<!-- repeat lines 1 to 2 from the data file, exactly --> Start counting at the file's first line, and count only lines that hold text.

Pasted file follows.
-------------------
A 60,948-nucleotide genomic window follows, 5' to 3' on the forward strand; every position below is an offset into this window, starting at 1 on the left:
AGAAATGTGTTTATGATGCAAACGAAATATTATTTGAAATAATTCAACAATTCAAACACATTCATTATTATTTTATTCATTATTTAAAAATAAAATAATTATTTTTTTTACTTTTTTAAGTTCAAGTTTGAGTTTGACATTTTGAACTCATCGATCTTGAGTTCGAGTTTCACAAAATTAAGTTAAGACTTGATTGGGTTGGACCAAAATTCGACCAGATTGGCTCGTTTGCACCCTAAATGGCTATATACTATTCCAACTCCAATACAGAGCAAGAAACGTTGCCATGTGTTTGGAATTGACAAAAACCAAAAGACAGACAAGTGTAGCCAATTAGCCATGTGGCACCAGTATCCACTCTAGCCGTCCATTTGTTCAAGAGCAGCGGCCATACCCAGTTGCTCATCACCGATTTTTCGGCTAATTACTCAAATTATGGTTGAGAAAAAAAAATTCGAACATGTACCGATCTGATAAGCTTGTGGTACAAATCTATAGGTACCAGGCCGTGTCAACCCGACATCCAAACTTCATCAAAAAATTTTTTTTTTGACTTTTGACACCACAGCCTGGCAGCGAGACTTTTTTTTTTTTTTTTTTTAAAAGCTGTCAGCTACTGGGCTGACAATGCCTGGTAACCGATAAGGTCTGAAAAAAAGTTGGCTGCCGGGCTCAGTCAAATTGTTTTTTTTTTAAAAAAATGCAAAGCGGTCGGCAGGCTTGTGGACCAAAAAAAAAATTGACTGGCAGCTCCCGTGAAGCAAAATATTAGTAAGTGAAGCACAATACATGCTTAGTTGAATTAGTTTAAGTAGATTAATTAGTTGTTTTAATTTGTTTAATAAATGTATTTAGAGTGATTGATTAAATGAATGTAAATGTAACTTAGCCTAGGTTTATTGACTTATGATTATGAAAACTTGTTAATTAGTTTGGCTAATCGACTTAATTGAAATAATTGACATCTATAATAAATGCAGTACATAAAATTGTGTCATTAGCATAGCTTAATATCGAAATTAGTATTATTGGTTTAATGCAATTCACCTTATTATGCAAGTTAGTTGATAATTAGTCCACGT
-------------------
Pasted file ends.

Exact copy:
A 60,948-nucleotide genomic window follows, 5' to 3' on the forward strand; every position below is an offset into this window, starting at 1 on the left:
AGAAATGTGTTTATGATGCAAACGAAATATTATTTGAAATAATTCAACAATTCAAACACATTCATTATTATTTTATTCATTATTTAAAAATAAAATAATTATTTTTTTTACTTTTTTAAGTTCAAGTTTGAGTTTGACATTTTGAACTCATCGATCTTGAGTTCGAGTTTCACAAAATTAAGTTAAGACTTGATTGGGTTGGACCAAAATTCGACCAGATTGGCTCGTTTGCACCCTAAATGGCTATATACTATTCCAACTCCAATACAGAGCAAGAAACGTTGCCATGTGTTTGGAATTGACAAAAACCAAAAGACAGACAAGTGTAGCCAATTAGCCATGTGGCACCAGTATCCACTCTAGCCGTCCATTTGTTCAAGAGCAGCGGCCATACCCAGTTGCTCATCACCGATTTTTCGGCTAATTACTCAAATTATGGTTGAGAAAAAAAAATTCGAACATGTACCGATCTGATAAGCTTGTGGTACAAATCTATAGGTACCAGGCCGTGTCAACCCGACATCCAAACTTCATCAAAAAATTTTTTTTTTGACTTTTGACACCACAGCCTGGCAGCGAGACTTTTTTTTTTTTTTTTTTTAAAAGCTGTCAGCTACTGGGCTGACAATGCCTGGTAACCGATAAGGTCTGAAAAAAAGTTGGCTGCCGGGCTCAGTCAAATTGTTTTTTTTTTAAAAAAATGCAAAGCGGTCGGCAGGCTTGTGGACCAAAAAAAAAATTGACTGGCAGCTCCCGTGAAGCAAAATATTAGTAAGTGAAGCACAATACATGCTTAGTTGAATTAGTTTAAGTAGATTAATTAGTTGTTTTAATTTGTTTAATAAATGTATTTAGAGTGATTGATTAAATGAATGTAAATGTAACTTAGCCTAGGTTTATTGACTTATGATTATGAAAACTTGTTAATTAGTTTGGCTAATCGACTTAATTGAAATAATTGACATCTATAATAAATGCAGTACATAAAATTGTGTCATTAGCATAGCTTAATATCGAAATTAGTATTATTGGTTTAATGCAATTCACCTTATTATGCAAGTTAGTTGATAATTAGTCCACGT